The Young Marx
Marx began his intellectual life as an ardent Hegelian. Between 1843 and 1848, under the influence of Feuerbach, he cleared his mind of what he later called “the old junk” and emerged together with Engels as a full-fledged materialist.
The “humane” socialists are now embarked on the quixotic venture of reversing this progressive sequence. They aim to displace the mature Marx, the thoroughgoing dialectical materialist, with the youthful Marx who had yet to pass beyond the one-sided materialism of Feuerbach.
Marx recognised that the concept of alienation reflected extremely significant aspects of social life. He also became aware that Hegel’s idealism and Feuerbach’s abstract Humanism obscured the real historical conditions and social contradictions that had generated the forms of alienation.
Marx did not reach his ripest conclusions on this subject all at once but only by successive approximations over decades of scientific study. Between his Hegelian starting point and his final positions there was an interim period of discovery, during which he developed his preliminary conclusions.
Marx first undertook the study of political economy, which occupied the rest of his life, in 1843. He pursued this task along with a criticism of his Hegelian heritage. The first results were set down in the Economic and Philosophical Manuscripts he wrote primarily for his own clarification during 1844. These were published posthumously in our own time and did not appear in their first complete English translation until this year.
These essays were Marx’s earliest attempt at analysing capitalism. In them for the first time he applied the dialectical method learned from Hegel to the categories of political economy. In many passages his ideas are formulated so abstractly and abstrusely that it is not easy to decipher their meaning without a grasp of the terminology and mode of thought prevalent in German classical philosophy.
Whereas in his later works (The Critique of Political Economy, Capital ) Marx takes the commodity as the cell of capitalism, he here puts forward alienated labour as the central concept. He even views private property as derived from the alienation of labour. It is both the product of estranged labour, he writes, and the means by which labour is estranged from itself. “Just as we have derived the concept of private property from the concept of estranged alienated labour by analysis, in the same way every category of political economy can be evolved with the help of these two factors; and we shall find again in each category, for example, trade, competition, capital, money, only a definite and developed expression of these first foundations”, he declares.
Having established alienated labour as the basis and beginning of capitalist production, Marx then deduces the consequences. Labour becomes alienated when the producer works, not directly for himself or a collective united by common interests, but for another with interests and aims opposed to his own.
This antagonistic relation of production injures the worker in many ways. 1. He is estranged from his own body which must be maintained as a physical subject, not because it is part of himself, but so that it can function as an element of the productive process. 2. He is estranged from nature since natural objects with all their variety function, not as means for his self-satisfaction or cultural fulfilment, but merely as material means for profitable production. 3. He is estranged from his own peculiar essence as a human being because his special traits and abilities are not needed, used or developed by his economic activities which degrade him to the level of a mere physical force. 4. Finally, he is separated from his fellow human beings. “Where man is opposed to himself, he also stands opposed to other men.”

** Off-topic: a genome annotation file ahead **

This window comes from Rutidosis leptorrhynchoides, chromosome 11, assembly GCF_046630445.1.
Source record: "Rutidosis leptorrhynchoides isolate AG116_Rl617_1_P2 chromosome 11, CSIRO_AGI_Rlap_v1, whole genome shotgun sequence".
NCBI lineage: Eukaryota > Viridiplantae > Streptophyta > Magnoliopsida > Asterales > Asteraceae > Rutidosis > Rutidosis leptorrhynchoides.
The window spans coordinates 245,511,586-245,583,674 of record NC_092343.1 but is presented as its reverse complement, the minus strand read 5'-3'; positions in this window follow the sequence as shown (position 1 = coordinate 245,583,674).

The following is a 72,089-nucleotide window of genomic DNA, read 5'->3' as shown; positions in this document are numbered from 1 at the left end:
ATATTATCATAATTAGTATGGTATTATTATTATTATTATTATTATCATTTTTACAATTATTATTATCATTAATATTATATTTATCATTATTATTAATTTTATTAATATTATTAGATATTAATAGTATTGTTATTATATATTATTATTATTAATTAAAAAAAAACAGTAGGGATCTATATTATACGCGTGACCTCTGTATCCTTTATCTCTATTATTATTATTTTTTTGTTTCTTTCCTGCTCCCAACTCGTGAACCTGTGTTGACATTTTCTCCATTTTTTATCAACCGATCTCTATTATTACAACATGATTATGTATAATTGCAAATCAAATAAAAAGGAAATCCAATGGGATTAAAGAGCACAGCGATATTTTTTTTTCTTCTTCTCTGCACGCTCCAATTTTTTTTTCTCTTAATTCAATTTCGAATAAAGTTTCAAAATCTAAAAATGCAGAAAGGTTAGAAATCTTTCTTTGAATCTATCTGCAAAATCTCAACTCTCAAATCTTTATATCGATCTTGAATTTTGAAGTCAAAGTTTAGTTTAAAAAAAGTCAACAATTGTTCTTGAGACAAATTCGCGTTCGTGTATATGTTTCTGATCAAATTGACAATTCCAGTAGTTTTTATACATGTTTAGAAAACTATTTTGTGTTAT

Consequently the dispossessed worker benefits neither from the activity of his labour nor from its product. These do not serve as means for his enjoyment or fulfilment as an individual because both are appropriated by someone other than himself, the capitalist. “If the worker’s activity is torment to himself, it must be the enjoyment and satisfaction of another.”
The object which labour creates, the labour product, becomes opposed to man as an alien essence, as a power independent of the producer. “Wage-labour, like private property, is only a necessary consequence of the alienation of labour.” Society can be emancipated from both private property and servitude only by abolishing wage-labour.
Marx honoured Hegel for seeing that man is the result of his conditions of labour. He found this primary proposition of historical materialism in Hegel, though in an idealist shape. The greatness of the Phenomenology, Marx observed, lies in the circumstance that “Hegel conceives the self-production of man as a process —”
Marx criticises Hegel for seeing only one side of this process, the alienation of consciousness, and neglecting the most important aspect of labour in class society, the alienation of the actual man who produces commodities. Marx accepted Feuerbach’s view that Hegel’s philosophy was itself an abstract expression of the alienation of mankind from itself. Hegel’s Absolute Idealism separated the thought process from real active and thinking persons and converted it into an independent, all-powerful subject which absorbed the world into itself. At bottom, it was a sophisticated form of religious ideology in which the Logical Idea replaced God.